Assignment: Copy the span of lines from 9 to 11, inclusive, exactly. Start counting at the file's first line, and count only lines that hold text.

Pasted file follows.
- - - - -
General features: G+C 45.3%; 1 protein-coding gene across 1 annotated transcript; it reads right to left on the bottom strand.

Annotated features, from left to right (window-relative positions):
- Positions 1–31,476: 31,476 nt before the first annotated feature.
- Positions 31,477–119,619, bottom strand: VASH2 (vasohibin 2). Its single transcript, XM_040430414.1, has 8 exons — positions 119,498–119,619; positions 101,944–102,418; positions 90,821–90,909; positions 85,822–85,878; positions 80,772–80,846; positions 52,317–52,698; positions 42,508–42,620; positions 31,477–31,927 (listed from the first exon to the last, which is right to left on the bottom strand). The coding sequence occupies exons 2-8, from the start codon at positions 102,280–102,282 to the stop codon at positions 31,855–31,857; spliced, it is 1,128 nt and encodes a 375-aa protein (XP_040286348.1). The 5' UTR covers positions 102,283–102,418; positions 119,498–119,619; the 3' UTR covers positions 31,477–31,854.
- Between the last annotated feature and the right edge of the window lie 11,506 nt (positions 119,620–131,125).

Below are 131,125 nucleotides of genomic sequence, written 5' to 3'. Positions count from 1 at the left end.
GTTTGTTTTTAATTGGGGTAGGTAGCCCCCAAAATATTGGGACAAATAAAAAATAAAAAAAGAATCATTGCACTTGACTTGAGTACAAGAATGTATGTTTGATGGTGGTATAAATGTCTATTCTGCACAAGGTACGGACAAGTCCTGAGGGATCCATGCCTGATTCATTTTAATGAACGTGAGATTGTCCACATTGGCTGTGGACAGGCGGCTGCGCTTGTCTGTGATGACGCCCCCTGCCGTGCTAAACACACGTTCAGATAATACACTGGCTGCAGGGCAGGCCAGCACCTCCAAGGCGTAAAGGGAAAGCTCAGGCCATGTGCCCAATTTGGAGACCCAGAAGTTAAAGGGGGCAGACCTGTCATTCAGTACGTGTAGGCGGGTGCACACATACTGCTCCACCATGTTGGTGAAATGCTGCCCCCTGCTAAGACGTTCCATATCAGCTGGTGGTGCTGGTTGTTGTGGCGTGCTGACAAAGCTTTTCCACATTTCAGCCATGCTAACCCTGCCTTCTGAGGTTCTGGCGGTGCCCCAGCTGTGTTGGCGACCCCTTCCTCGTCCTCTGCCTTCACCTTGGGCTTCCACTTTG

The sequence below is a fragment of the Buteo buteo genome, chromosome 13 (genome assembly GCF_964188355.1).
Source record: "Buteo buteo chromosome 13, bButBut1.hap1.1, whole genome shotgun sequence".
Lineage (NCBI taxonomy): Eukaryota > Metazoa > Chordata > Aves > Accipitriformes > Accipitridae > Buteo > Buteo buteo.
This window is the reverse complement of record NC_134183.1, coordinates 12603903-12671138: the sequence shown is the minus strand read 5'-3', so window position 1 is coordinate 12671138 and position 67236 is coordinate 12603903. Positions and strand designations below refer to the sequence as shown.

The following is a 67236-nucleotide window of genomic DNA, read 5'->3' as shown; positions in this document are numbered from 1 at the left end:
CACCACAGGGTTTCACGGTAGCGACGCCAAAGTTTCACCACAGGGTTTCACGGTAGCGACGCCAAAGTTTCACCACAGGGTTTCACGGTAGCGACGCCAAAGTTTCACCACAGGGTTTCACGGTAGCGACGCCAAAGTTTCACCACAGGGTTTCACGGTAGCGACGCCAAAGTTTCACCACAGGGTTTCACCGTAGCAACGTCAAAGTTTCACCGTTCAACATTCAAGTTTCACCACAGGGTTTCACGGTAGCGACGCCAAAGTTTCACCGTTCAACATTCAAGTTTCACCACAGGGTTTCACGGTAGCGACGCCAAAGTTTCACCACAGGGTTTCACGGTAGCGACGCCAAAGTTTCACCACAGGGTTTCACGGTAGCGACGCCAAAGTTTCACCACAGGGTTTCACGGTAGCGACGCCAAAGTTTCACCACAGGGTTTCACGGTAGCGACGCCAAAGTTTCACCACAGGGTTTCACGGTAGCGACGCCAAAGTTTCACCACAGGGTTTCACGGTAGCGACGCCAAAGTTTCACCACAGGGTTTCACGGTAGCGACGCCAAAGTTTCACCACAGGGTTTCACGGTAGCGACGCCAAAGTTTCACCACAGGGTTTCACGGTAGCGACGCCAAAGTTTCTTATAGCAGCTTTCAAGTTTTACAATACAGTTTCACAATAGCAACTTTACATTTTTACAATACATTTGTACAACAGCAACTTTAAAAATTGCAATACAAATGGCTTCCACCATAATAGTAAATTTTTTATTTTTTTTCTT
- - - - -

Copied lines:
Source record: "Buteo buteo chromosome 13, bButBut1.hap1.1, whole genome shotgun sequence".
Lineage (NCBI taxonomy): Eukaryota > Metazoa > Chordata > Aves > Accipitriformes > Accipitridae > Buteo > Buteo buteo.
This window is the reverse complement of record NC_134183.1, coordinates 12603903-12671138: the sequence shown is the minus strand read 5'-3', so window position 1 is coordinate 12671138 and position 67236 is coordinate 12603903. Positions and strand designations below refer to the sequence as shown.